When approached some years ago to join a multicentre randomised controlled trial of decompression for people with spinal canal stenosis, I said I couldn't possibly do this, as I firmly believed it was a good treatment in the right circumstances. However, I now had a slow growing worm in my brain. Was this in response to my own cognitive dissonance, or the subliminal effect of scepticism about the benefits of much surgery?1 No doubt I was also influenced by the number of older people I was seeing in my clinic (I have just successfully undertaken a laminectomy in a woman of quite advanced age) and the delays caused by the COVID‐19 pandemic (I have just seen a teenager with scoliosis who had been referred to me in 2021).
- 1. Harris I. Surgery, the ultimate placebo: a surgeon cuts through the evidence. Sydney: NewSouth, 2016.
- 2. Von Korff M. Studying the natural history of back pain. Spine (Phila Pa 1976) 1994; 19 (18 Suppl): 2041S‐2046S.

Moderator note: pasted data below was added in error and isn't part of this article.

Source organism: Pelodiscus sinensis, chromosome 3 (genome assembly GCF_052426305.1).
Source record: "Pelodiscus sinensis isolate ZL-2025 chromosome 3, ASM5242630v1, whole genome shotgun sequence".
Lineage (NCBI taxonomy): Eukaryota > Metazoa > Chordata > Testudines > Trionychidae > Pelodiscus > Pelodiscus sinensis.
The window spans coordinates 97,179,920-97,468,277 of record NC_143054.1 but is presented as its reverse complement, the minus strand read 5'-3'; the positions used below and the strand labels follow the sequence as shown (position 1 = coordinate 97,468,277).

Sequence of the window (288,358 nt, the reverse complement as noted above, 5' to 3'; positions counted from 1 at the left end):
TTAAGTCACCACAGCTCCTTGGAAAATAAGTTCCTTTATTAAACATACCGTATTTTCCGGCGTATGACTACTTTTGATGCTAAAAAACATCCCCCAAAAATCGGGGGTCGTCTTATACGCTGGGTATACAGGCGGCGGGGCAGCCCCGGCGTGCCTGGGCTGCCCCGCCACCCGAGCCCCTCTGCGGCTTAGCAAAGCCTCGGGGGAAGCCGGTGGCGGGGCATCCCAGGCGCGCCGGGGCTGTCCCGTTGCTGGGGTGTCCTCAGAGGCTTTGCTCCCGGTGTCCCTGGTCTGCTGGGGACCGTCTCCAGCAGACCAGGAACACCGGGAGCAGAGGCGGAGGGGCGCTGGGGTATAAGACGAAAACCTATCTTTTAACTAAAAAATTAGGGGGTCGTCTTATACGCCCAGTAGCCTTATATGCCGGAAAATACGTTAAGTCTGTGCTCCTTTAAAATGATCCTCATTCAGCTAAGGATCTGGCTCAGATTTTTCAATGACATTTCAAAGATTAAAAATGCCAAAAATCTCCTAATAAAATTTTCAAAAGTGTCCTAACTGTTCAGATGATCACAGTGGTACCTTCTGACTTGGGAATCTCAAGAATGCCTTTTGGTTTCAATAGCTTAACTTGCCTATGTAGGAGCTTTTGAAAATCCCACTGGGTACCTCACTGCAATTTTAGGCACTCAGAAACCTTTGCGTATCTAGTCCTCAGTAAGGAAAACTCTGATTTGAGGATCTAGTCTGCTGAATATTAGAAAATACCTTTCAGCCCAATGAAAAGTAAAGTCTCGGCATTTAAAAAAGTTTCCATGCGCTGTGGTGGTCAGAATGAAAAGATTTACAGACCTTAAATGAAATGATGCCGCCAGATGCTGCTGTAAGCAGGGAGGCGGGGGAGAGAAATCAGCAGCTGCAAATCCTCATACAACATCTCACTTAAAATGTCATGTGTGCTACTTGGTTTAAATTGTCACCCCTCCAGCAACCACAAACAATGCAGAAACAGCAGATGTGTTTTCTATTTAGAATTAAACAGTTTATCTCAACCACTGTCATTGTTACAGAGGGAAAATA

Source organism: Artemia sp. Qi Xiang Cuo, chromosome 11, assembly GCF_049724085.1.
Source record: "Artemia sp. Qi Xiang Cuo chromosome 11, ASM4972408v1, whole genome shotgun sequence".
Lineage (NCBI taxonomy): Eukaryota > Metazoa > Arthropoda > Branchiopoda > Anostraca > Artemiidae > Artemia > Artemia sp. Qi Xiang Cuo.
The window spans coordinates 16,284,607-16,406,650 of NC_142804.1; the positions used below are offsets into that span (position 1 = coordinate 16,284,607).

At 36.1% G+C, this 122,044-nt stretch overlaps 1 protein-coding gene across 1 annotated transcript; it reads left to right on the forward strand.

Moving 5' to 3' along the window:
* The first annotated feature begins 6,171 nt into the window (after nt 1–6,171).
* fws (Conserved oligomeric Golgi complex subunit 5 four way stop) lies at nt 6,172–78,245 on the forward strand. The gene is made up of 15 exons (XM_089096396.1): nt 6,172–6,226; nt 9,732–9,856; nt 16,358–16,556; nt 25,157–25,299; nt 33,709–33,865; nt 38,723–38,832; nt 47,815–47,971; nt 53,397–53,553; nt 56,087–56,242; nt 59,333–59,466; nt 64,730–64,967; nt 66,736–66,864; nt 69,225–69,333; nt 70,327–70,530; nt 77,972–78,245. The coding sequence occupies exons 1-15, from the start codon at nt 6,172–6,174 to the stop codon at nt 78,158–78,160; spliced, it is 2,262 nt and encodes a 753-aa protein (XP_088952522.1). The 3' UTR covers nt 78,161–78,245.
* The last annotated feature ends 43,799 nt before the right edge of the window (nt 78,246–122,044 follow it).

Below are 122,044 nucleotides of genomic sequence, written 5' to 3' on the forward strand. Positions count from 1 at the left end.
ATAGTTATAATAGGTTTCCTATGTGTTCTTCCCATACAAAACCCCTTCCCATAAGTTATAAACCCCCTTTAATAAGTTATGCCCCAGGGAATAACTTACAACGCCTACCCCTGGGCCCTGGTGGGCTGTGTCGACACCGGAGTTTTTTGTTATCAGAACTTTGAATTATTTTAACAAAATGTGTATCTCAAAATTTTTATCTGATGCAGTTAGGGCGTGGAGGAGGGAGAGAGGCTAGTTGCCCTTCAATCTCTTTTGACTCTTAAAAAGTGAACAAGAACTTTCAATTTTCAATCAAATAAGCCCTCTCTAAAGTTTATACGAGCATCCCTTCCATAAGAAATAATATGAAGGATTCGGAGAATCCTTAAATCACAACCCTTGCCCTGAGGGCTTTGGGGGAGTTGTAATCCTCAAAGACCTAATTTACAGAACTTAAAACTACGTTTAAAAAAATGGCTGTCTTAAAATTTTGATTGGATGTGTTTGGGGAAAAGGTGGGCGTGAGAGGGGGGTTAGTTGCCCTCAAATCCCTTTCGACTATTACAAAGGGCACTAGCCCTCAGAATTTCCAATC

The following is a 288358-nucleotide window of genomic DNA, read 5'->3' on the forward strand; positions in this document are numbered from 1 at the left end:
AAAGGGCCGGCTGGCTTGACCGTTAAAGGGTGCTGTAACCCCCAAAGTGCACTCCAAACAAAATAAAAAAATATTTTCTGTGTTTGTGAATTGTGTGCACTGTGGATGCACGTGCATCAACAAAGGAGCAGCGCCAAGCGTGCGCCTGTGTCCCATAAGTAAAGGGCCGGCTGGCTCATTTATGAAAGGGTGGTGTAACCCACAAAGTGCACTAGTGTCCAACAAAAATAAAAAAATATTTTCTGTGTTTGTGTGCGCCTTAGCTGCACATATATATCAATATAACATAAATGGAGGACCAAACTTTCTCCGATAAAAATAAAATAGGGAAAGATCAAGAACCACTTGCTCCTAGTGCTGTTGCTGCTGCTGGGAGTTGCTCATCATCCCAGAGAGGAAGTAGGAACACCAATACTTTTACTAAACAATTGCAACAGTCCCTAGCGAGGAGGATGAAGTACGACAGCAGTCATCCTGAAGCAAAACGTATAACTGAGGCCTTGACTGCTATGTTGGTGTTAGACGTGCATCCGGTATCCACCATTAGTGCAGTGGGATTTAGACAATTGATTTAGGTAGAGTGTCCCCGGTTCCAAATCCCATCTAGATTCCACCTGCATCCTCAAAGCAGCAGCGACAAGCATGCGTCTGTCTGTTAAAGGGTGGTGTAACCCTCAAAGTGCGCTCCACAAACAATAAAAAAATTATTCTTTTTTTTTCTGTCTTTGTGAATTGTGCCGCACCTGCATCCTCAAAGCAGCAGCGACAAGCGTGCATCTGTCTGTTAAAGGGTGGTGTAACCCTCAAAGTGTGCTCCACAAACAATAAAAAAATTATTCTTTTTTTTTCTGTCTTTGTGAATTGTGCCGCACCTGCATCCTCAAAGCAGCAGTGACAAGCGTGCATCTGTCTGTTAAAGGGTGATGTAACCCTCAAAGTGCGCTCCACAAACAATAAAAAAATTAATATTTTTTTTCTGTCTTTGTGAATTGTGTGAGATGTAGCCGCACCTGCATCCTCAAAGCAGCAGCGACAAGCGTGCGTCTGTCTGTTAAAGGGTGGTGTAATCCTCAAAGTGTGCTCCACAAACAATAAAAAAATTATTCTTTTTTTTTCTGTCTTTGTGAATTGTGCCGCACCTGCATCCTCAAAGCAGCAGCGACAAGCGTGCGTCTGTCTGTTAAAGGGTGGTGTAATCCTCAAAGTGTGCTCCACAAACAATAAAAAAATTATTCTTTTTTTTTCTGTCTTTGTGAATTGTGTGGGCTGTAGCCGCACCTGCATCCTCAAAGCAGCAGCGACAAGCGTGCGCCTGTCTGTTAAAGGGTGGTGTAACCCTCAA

- 3. Tran DT, Lewin AM, Jorm L, Harris IA. Elective spinal surgery in New South Wales adults, 2001–20, by procedure funding type: a cross‐sectional study. Med J Aust 2023; 219: 303‐309.
- 4. Majid K, Truumees E. Epidemiology and natural history of low back pain. Semin Spine Surg 2008; 20: 87‐92.
- 5. Evans L, O'Donohoe, Morokoff A, Drummond K. The role of spinal surgery in the treatment of low back pain. Med J Aust 2023; 218: 40‐45. https://www.mja.com.au/journal/2023/218/1/role‐spinal‐surgery‐treatment‐low‐back‐pain
- 6. Laozi; Roberts M (transl). Dao De Jing: the Book of the Way. Berkeley: University of California Press, 2001.
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